Understanding Specialized Types of Business Bank Accounts

Understanding Specialized Types of Business Bank Accounts
Photo Credit: AZ Big Media

When running a business, it’s essential to separate your business finances from your personal finances. This practice is useful for accountability in your business and helps you organize your taxes and open business lines of credit. It is also required in order for you to access various types of loans. However, it is not enough to just walk into any bank and open any type of business account—it is ideal to have an understanding of the different accounts, banking requirements, rules and regulations, what type of account you need, and how this account is operated by different banks.

There are different types of accounts—checking, savings, or investment—with varying requirements that yield different benefits and results. At first, entry-level business checking and savings accounts may seem very similar to regular checking and savings accounts, but as the company grows, your banking needs will change.

Here are some things you need to know and consider before deciding which account best suits your business needs.

Types of Business Accounts

#1. Business Checking Account 

This is the most common business account, and it’s similar to a personal checking account, but it may have higher monthly fees, balance requirements, and more limitations. Generally, this type of account requires an opening deposit or a monthly minimum, but some are free and waive such requirements.

Supporting your day-to-day business finances is easier with a business checking account from a reliable institution like Western Alliance Bank. They offer a variety of checking and other specialized bank accounts, among other quality services, for corporations and business owners. Accounts like these allow multiple ways to manage transactions, such as online banking, mobile banking, and the use of cards, checks, and wire transfers. The biggest limitation is that there’s no interest in your funds. Some interest-bearing checking accounts exist, but they are rare and have low-interest rates. 


#2. Business Savings Account

This account offers more interest on your funds with limited access. You cannot transact through checks, it costs a bit more monthly, and transaction fees and the minimum opening deposit are higher. This account is suitable for storing money for emergencies, major investments, project funding, and as a backup. There are two types: term deposit accounts and call accounts.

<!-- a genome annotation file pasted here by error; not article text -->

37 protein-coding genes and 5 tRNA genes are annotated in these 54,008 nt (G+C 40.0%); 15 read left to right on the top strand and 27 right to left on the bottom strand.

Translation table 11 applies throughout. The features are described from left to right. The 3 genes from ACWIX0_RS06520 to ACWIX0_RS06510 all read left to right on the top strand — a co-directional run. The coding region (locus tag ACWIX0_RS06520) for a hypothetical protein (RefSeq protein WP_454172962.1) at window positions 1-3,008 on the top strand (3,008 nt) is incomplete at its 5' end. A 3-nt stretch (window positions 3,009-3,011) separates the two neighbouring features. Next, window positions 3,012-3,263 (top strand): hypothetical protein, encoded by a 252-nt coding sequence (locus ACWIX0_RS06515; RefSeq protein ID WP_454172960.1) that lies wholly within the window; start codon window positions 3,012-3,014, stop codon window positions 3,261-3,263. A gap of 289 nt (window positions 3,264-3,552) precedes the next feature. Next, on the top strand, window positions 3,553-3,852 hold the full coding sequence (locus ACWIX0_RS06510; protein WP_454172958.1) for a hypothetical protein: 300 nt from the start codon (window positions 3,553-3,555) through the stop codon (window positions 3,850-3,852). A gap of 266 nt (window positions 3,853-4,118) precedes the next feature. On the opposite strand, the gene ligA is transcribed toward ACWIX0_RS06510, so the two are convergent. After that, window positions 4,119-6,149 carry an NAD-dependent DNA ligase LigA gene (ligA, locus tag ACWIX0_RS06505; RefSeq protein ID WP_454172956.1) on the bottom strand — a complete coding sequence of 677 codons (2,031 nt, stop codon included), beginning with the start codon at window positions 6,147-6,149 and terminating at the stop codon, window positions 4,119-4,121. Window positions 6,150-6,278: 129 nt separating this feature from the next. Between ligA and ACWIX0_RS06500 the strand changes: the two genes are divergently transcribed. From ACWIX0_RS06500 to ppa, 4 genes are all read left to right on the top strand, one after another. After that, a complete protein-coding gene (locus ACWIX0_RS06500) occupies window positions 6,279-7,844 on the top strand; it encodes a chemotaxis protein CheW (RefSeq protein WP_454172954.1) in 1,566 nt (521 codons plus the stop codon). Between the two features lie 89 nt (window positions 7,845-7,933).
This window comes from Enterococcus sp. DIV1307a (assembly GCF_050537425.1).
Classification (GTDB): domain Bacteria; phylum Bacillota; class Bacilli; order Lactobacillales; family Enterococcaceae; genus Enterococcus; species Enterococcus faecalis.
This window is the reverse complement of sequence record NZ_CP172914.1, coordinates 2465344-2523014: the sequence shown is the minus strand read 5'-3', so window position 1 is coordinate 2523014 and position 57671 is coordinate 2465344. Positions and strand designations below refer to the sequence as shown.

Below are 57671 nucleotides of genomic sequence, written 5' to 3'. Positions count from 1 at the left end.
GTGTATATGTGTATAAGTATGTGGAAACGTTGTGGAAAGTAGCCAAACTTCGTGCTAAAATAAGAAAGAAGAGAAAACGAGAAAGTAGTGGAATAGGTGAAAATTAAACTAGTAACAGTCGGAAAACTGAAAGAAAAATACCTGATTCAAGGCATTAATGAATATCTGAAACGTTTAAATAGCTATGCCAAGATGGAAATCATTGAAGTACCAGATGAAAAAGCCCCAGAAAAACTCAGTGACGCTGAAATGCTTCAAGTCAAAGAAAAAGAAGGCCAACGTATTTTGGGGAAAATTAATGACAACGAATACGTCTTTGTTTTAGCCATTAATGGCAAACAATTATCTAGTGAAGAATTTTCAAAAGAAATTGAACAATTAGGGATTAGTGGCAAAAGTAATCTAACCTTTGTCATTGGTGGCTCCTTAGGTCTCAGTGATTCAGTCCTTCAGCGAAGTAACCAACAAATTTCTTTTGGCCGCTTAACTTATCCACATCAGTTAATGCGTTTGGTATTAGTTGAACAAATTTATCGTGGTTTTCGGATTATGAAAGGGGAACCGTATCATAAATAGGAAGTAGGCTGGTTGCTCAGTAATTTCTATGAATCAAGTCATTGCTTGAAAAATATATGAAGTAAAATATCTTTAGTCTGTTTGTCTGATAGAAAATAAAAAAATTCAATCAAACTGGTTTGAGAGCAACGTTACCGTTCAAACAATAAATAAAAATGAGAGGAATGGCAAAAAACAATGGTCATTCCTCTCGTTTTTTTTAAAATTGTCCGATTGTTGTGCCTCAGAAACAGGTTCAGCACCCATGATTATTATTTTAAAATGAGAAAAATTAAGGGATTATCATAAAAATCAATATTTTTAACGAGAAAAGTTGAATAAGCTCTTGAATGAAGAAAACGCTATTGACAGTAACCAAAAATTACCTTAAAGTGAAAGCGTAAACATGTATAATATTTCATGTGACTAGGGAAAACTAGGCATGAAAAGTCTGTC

#3. Business Certificate of Deposit

This is similar to a savings account, but it offers higher interest rates, and the interest rate is locked for the full term of the account regardless of whether interest rates drop or increase. You don’t have access to funds until it has matured, which is dependent on pre-agreed terms. You can withdraw midway through but with a high penalty.

#4. Money Market Account

This is similar to a business saving account with a few differences. It offers you higher interest rates, allows access through checks and ATMs, and requires a higher minimum monthly balance. You can make deposits as you please, but there are limitations on withdrawals. Some banks allow you to link this account to a business checking account to cut down on certain fees. This account works best for businesses that keep a high monthly balance in savings.

#5. Merchant Account

This account is used to accept transactions from a variety of sources, such as debit and credit card payments from customers. It acts as an intermediary for money before it is transferred to your business checking or savings account. It is suitable for e-commerce businesses, businesses that operate a physical card reader or accept cards, and other forms of payment. However, this account adds transaction costs to a business.

#6. Foreign Currency Account

Also known as a borderless or multi-currency account, this account is used to transact in foreign currencies. It allows you to convert all your funds and hold them in foreign currencies. This account may earn interest and is ideal for businesses serving cross-border clients or businesses that transact with suppliers from foreign countries.

More Things to Consider Before Opening Your Business Bank Account

Before deciding on the type of business bank account you want to open, ask the following questions:

  • What do I want the account for?
  • Are there any fees attached to the account, and what are they?
  • Is there a minimum balance requirement? 
  • Are there limits on the number and amount of transactions? 
  • Will I earn interest on my account balance? 
  • How easy is it to set up?
  • Do I meet the requirements and possess the necessary documents?

The answers to these questions will serve as your guidelines for deciding the type of business bank account that will work best for your needs.

Final note: You may need an Employee Identification Number (EIN) when opening a business account. In the end, the account you choose should serve your business and financial goals in the short and long term. Good luck!

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